Parental socioeconomic status is linked to cortical microstructure and language abilities in children and adolescents

Dev Cogn Neurosci. 2022 Aug;56:101132. doi: 10.1016/j.dcn.2022.101132. Epub 2022 Jul 4.

Abstract

Gradients in parental socioeconomic status (SES) are closely linked to important life outcomes in children and adolescents, such as cognitive abilities, school achievement, and mental health. Parental SES may also influence brain development, with several magnetic resonance imaging (MRI) studies reporting associations with youth brain morphometry. However, MRI signal intensity metrics have not been assessed, but could offer a microstructural correlate, thereby increasing our understanding of SES influences on neurobiology. We computed a parental SES score from family income, parental education and parental occupation, and assessed relations with cortical microstructure as measured by T1w/T2w ratio (n = 504, age = 3-21 years). We found negative age-stabile relations between parental SES and T1w/T2w ratio, indicating that youths from lower SES families have higher ratio in widespread frontal, temporal, medial parietal and occipital regions, possibly indicating a more developed cortex. Effect sizes were small, but larger than for conventional morphometric properties i.e. cortical surface area and thickness, which were not significantly associated with parental SES. Youths from lower SES families had poorer language related abilities, but microstructural differences did not mediate these relations. T1w/T2w ratio appears to be a sensitive imaging marker for further exploring the association between parental SES and child brain development.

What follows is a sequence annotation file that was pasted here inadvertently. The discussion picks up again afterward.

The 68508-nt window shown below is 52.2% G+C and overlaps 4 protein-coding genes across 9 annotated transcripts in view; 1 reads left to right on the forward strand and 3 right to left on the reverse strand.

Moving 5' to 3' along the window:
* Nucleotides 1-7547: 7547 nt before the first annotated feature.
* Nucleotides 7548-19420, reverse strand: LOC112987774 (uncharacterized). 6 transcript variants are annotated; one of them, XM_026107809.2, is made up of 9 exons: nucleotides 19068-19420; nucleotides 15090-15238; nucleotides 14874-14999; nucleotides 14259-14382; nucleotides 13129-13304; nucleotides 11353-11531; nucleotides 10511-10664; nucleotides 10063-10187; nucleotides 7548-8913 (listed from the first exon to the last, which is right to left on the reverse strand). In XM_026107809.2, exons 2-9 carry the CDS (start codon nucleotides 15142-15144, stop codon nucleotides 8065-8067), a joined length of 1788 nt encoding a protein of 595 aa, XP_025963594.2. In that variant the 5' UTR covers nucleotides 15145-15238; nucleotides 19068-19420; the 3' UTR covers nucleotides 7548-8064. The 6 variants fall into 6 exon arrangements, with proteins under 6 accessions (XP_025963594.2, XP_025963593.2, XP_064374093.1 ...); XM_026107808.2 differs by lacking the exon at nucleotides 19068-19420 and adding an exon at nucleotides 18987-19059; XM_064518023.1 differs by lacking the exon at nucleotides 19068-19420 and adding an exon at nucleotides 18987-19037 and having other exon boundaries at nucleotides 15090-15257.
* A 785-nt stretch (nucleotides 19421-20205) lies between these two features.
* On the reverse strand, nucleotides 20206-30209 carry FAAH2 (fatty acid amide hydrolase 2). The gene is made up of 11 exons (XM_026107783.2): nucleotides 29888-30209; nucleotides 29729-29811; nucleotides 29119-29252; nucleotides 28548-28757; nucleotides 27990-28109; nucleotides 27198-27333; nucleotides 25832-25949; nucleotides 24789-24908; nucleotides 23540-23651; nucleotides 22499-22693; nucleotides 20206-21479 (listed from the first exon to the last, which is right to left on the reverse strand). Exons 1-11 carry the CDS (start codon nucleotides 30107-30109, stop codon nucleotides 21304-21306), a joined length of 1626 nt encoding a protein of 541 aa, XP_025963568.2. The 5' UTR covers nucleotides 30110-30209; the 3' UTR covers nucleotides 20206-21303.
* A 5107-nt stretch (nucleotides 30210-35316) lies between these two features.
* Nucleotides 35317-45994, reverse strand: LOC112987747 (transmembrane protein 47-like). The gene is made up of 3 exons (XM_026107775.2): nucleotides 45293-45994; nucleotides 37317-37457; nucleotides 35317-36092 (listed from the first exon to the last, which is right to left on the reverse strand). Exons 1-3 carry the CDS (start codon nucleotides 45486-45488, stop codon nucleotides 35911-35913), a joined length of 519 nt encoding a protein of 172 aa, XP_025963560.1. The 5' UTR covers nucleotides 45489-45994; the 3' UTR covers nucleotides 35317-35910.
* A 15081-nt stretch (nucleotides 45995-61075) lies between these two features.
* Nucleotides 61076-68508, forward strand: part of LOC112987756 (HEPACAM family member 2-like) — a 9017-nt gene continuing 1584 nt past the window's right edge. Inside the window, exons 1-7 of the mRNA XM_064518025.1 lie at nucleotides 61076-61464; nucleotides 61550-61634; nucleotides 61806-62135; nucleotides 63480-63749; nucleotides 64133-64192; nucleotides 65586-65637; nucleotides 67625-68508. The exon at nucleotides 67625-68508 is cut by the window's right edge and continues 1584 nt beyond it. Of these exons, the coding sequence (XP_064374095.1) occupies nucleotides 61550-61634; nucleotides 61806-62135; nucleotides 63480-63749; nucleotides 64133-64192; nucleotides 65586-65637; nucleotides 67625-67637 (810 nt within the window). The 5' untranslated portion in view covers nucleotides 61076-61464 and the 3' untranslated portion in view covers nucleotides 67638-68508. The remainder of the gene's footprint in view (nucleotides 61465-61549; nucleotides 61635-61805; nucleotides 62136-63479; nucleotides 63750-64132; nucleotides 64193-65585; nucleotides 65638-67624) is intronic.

Keywords: Adolescence; Childhood; Parental socioeconomic status; Structural cortical development; T1w/T2w-ratio.

Publication types

  • Research Support, Non-U.S. Gov't
  • Research Support, N.I.H., Extramural

MeSH terms

  • Adolescent
  • Adult
  • Brain
  • Child
  • Child, Preschool
  • Cognition
  • Humans
  • Language*
  • Parents
  • Social Class*
  • Young Adult